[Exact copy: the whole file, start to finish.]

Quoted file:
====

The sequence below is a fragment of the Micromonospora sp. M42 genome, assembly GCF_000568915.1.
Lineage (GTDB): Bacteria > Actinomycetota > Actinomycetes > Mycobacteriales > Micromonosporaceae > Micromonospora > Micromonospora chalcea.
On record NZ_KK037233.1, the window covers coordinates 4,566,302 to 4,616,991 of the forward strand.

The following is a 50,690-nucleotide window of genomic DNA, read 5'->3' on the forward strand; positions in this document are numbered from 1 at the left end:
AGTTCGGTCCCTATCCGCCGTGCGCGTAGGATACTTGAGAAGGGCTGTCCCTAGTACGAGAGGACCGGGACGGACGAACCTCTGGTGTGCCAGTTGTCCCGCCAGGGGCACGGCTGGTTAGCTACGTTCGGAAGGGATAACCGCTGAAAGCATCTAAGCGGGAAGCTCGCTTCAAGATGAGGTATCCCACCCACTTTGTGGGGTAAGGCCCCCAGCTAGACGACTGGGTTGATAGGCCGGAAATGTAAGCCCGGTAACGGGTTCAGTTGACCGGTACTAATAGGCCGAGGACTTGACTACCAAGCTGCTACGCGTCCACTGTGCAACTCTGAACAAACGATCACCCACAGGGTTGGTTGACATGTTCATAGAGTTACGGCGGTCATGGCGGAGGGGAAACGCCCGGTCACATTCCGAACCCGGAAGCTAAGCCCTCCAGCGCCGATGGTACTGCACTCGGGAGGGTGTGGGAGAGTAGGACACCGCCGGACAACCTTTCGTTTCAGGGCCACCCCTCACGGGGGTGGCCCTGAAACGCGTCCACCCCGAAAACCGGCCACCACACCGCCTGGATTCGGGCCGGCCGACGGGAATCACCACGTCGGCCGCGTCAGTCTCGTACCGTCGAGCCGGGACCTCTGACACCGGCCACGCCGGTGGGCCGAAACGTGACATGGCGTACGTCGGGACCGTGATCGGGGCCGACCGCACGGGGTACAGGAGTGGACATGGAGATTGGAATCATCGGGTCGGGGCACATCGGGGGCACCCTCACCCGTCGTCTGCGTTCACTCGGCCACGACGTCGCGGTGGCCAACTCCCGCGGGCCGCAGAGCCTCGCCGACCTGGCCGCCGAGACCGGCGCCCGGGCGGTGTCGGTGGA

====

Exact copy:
The sequence below is a fragment of the Micromonospora sp. M42 genome, assembly GCF_000568915.1.
Lineage (GTDB): Bacteria > Actinomycetota > Actinomycetes > Mycobacteriales > Micromonosporaceae > Micromonospora > Micromonospora chalcea.
On record NZ_KK037233.1, the window covers coordinates 4,566,302 to 4,616,991 of the forward strand.

The following is a 50,690-nucleotide window of genomic DNA, read 5'->3' on the forward strand; positions in this document are numbered from 1 at the left end:
AGTTCGGTCCCTATCCGCCGTGCGCGTAGGATACTTGAGAAGGGCTGTCCCTAGTACGAGAGGACCGGGACGGACGAACCTCTGGTGTGCCAGTTGTCCCGCCAGGGGCACGGCTGGTTAGCTACGTTCGGAAGGGATAACCGCTGAAAGCATCTAAGCGGGAAGCTCGCTTCAAGATGAGGTATCCCACCCACTTTGTGGGGTAAGGCCCCCAGCTAGACGACTGGGTTGATAGGCCGGAAATGTAAGCCCGGTAACGGGTTCAGTTGACCGGTACTAATAGGCCGAGGACTTGACTACCAAGCTGCTACGCGTCCACTGTGCAACTCTGAACAAACGATCACCCACAGGGTTGGTTGACATGTTCATAGAGTTACGGCGGTCATGGCGGAGGGGAAACGCCCGGTCACATTCCGAACCCGGAAGCTAAGCCCTCCAGCGCCGATGGTACTGCACTCGGGAGGGTGTGGGAGAGTAGGACACCGCCGGACAACCTTTCGTTTCAGGGCCACCCCTCACGGGGGTGGCCCTGAAACGCGTCCACCCCGAAAACCGGCCACCACACCGCCTGGATTCGGGCCGGCCGACGGGAATCACCACGTCGGCCGCGTCAGTCTCGTACCGTCGAGCCGGGACCTCTGACACCGGCCACGCCGGTGGGCCGAAACGTGACATGGCGTACGTCGGGACCGTGATCGGGGCCGACCGCACGGGGTACAGGAGTGGACATGGAGATTGGAATCATCGGGTCGGGGCACATCGGGGGCACCCTCACCCGTCGTCTGCGTTCACTCGGCCACGACGTCGCGGTGGCCAACTCCCGCGGGCCGCAGAGCCTCGCCGACCTGGCCGCCGAGACCGGCGCCCGGGCGGTGTCGGTGGA